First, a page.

200 years of worship

St. Paul’s celebrates bicentennial

Michelle Monroe

By Michelle Monroe

Executive Editor

The Facts

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ST. ALBANS — Two hundred years ago this week, parishioners of St. Paul’s Methodist Episcopalian Church purchased the property the church currently occupies on Church Street in St. Albans City for $200. It has been the home of the church ever since.

This weekend the church will celebrate its bicentennial with a series of events starting Friday.

“God has been at work in this place for 200 years,” said Joe Davison, the chair of the church’s history committee.

A revival in 1815 increased the number of members in the church by 75, making the congregation too large for its previous meeting area at the St. Albans Academy, now the St. Albans Historical Museum. “The Methodist movement in the area was growing,” said Davison.

A committee of seven trustees was selected to find land for a new meeting house. They included St. Albans residents Daniel Dutcher, Richard Sacket, Azariah Brooks, and Elijah Dunton, and two Highgate residents Elisha Rood and Thomas Best.

Five years later the church was completed. It was the first church built in St. Albans.

According to church records, the brick building had high clear glass windows, and a box pulpit with galleries on three sides. Men and women were not allowed to sit together.

Pews were rented to church members, with some allowed to pay in goods such as firewood or food rather than cash.

In the 1850’s the church began purchasing land around the existing church and in 1874 formed a committee to build a new place of worship. They were charged with designing a building that could hold 600 people and would cost $20,000 to $30,000 to build.

The first church was removed the following year. By 1876, the basement of the new church was completed and worship began there. Church members would continue to meet downstairs until the church was finished, according to Davison.

In 1881, the church was completed. It included a new organ, still in use today. “It’s one of the finer organs in the state, certainly,” said Davison. The organ is so large there are ladders inside it for conducting maintenance.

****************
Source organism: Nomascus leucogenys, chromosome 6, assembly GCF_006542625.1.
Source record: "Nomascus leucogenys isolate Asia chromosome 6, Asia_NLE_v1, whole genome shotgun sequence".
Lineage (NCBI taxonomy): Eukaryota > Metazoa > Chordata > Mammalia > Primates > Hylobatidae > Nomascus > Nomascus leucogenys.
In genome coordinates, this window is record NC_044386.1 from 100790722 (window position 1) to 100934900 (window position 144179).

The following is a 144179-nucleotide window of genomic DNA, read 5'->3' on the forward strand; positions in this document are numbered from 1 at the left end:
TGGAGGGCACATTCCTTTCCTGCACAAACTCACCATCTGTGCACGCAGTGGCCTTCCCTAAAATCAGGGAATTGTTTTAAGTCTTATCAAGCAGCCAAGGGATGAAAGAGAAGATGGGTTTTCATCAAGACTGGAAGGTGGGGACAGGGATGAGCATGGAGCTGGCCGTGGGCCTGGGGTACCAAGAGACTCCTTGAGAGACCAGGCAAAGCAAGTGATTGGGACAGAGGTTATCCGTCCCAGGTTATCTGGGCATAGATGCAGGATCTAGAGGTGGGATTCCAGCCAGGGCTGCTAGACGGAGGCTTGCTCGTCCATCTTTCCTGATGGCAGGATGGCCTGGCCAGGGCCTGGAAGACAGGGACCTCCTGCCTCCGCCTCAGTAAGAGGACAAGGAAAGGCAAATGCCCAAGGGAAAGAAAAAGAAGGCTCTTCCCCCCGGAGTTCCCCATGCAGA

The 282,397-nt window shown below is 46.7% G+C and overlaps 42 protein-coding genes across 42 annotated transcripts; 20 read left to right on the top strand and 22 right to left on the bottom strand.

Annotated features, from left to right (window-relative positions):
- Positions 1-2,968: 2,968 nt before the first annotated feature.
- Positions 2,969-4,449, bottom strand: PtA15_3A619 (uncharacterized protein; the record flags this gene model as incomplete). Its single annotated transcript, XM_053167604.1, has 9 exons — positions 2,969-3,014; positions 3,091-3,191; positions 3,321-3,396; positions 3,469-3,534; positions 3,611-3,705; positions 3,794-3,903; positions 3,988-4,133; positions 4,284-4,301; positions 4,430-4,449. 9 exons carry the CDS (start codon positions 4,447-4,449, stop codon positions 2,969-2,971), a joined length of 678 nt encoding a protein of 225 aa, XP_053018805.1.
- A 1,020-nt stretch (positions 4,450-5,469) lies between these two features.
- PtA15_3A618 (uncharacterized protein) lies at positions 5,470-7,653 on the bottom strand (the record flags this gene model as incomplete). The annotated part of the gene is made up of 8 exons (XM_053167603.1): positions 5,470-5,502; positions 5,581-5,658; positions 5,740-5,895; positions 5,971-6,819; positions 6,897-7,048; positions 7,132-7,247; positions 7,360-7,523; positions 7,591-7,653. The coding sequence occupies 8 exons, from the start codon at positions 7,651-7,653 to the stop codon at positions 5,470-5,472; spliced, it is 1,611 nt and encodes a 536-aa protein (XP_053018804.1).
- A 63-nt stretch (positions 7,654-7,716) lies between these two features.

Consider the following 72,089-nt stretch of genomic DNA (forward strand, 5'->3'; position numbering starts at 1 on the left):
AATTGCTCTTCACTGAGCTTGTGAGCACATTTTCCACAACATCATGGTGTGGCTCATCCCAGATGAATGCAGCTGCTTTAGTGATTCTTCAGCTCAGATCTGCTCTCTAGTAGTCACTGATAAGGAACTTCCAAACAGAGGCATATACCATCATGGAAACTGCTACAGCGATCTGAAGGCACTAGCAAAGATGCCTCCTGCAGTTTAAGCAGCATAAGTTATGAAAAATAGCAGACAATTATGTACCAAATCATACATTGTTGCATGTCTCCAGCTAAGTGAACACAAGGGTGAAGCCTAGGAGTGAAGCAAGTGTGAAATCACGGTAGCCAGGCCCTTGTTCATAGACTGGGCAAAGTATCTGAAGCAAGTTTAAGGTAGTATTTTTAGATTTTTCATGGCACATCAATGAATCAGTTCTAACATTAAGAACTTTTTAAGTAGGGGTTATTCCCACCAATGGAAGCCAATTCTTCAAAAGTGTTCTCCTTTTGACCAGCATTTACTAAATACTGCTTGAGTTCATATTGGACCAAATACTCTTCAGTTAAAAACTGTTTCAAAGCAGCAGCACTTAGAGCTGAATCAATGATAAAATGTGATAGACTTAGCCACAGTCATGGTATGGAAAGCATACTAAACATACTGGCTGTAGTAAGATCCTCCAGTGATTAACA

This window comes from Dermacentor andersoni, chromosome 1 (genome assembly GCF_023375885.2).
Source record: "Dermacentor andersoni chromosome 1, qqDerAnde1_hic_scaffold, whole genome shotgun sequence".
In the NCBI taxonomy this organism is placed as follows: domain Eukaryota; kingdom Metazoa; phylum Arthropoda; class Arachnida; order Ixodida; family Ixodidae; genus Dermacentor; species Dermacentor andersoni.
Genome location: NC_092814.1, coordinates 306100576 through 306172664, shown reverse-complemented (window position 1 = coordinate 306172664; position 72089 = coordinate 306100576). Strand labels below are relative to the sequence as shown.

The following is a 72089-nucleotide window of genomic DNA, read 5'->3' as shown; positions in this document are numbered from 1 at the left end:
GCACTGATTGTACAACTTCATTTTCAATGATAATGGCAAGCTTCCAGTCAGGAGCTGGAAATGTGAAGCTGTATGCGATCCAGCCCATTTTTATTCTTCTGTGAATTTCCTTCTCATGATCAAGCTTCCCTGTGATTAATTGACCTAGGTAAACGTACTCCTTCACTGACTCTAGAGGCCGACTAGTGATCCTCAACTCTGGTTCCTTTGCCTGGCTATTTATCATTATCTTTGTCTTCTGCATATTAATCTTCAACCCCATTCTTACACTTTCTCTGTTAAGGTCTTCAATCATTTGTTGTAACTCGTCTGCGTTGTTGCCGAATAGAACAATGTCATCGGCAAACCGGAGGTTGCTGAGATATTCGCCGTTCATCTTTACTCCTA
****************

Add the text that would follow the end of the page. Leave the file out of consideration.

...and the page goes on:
According to a history of St. Paul’s, compiled by the history committee, the first time it was played, two organists, Miss Clark and Mr. Smith took turns playing the organ. The St. Albans Messenger then reported, “The size of the organ necessitates the strength to bring out the full power, which gave Mr. Smith better control and mastery over it.” The committee noted, “This is indeed an interesting statement as all of the organists at St. Paul’s have been female.”

Music at the church has not been confined to the organ, but also includes a jazz band, praise band and choir, as well as a youth rock band.

The organ, which was updated in 1969, has 26 ranks of pipes and was valued at $525,000 in 2013.

The new church had a series of stained glass windows sponsored by various community members, including the large window above the front entrance dedicated to the memory of Sarah Melissa Soule, the late wife of Sheldon S. Clark, M.D.

The new church included a spire that was removed in 1918 because it had become structurally unsound, Davison explained.

The Methodist faith holds that Jesus Christ died for the sins of all humanity, not just a select group of believers, and as a consequence service to the community is typically a central part of the church’s mission. In St. Albans, St. Paul’s has long been associated with support for local food shelves, including an annual Thanksgiving turkey collection that has now become a drive to support the Helping Hands food drive at Hannaford supermarkets.

The church also joins with other St. Albans congregations in supporting Martha’s Kitchen and Tim’s House.

The Foster Grandparents program and a day care are both run out of the church.

Bishop Sudarshana Devadhar will be at Sunday’s service to rededicate the church. That is scheduled for 10:15 a.m.

The bicentennial weekend will kickoff of Friday with a family-focused evening of movies and pizza from 5:30 to 9. On Saturday, the church will host a reception at 4 p.m. and a potluck dinner at 6 p.m.

A book commemorating the history of the church will be on sale.